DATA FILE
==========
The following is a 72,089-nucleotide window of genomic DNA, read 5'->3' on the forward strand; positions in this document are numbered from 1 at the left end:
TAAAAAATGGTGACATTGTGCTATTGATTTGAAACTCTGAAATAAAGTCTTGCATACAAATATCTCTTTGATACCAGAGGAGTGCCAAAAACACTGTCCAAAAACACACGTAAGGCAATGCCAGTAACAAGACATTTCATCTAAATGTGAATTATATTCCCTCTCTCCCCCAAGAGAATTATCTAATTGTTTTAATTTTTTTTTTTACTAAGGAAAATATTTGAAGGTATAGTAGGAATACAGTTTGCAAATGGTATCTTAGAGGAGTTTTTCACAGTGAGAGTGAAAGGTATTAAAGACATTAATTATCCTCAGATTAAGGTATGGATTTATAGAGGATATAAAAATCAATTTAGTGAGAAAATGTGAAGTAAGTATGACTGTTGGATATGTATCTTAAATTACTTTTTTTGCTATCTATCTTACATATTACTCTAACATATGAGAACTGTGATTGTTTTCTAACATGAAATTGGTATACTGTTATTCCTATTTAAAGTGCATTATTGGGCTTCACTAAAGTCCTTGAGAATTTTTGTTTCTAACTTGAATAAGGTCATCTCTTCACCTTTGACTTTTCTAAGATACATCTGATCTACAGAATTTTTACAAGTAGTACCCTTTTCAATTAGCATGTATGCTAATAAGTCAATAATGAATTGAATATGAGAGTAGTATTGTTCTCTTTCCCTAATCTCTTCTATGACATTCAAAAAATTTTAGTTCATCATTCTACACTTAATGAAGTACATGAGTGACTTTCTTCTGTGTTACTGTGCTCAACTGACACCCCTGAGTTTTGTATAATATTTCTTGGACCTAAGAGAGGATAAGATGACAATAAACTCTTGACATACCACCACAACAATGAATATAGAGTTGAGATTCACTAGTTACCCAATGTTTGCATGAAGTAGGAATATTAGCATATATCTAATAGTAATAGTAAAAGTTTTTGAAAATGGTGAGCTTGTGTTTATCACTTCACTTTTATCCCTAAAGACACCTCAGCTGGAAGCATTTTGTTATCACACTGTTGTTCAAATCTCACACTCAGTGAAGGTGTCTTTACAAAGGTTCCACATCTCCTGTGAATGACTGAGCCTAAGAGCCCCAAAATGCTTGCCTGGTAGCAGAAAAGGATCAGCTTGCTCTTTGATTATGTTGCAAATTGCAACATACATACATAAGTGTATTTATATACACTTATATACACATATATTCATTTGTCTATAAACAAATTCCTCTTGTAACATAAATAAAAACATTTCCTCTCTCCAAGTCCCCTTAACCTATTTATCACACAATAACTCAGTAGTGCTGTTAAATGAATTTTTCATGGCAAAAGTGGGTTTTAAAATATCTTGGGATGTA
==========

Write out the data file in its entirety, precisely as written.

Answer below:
The following is a 72,089-nucleotide window of genomic DNA, read 5'->3' on the forward strand; positions in this document are numbered from 1 at the left end:
TAAAAAATGGTGACATTGTGCTATTGATTTGAAACTCTGAAATAAAGTCTTGCATACAAATATCTCTTTGATACCAGAGGAGTGCCAAAAACACTGTCCAAAAACACACGTAAGGCAATGCCAGTAACAAGACATTTCATCTAAATGTGAATTATATTCCCTCTCTCCCCCAAGAGAATTATCTAATTGTTTTAATTTTTTTTTTTACTAAGGAAAATATTTGAAGGTATAGTAGGAATACAGTTTGCAAATGGTATCTTAGAGGAGTTTTTCACAGTGAGAGTGAAAGGTATTAAAGACATTAATTATCCTCAGATTAAGGTATGGATTTATAGAGGATATAAAAATCAATTTAGTGAGAAAATGTGAAGTAAGTATGACTGTTGGATATGTATCTTAAATTACTTTTTTTGCTATCTATCTTACATATTACTCTAACATATGAGAACTGTGATTGTTTTCTAACATGAAATTGGTATACTGTTATTCCTATTTAAAGTGCATTATTGGGCTTCACTAAAGTCCTTGAGAATTTTTGTTTCTAACTTGAATAAGGTCATCTCTTCACCTTTGACTTTTCTAAGATACATCTGATCTACAGAATTTTTACAAGTAGTACCCTTTTCAATTAGCATGTATGCTAATAAGTCAATAATGAATTGAATATGAGAGTAGTATTGTTCTCTTTCCCTAATCTCTTCTATGACATTCAAAAAATTTTAGTTCATCATTCTACACTTAATGAAGTACATGAGTGACTTTCTTCTGTGTTACTGTGCTCAACTGACACCCCTGAGTTTTGTATAATATTTCTTGGACCTAAGAGAGGATAAGATGACAATAAACTCTTGACATACCACCACAACAATGAATATAGAGTTGAGATTCACTAGTTACCCAATGTTTGCATGAAGTAGGAATATTAGCATATATCTAATAGTAATAGTAAAAGTTTTTGAAAATGGTGAGCTTGTGTTTATCACTTCACTTTTATCCCTAAAGACACCTCAGCTGGAAGCATTTTGTTATCACACTGTTGTTCAAATCTCACACTCAGTGAAGGTGTCTTTACAAAGGTTCCACATCTCCTGTGAATGACTGAGCCTAAGAGCCCCAAAATGCTTGCCTGGTAGCAGAAAAGGATCAGCTTGCTCTTTGATTATGTTGCAAATTGCAACATACATACATAAGTGTATTTATATACACTTATATACACATATATTCATTTGTCTATAAACAAATTCCTCTTGTAACATAAATAAAAACATTTCCTCTCTCCAAGTCCCCTTAACCTATTTATCACACAATAACTCAGTAGTGCTGTTAAATGAATTTTTCATGGCAAAAGTGGGTTTTAAAATATCTTGGGATGTA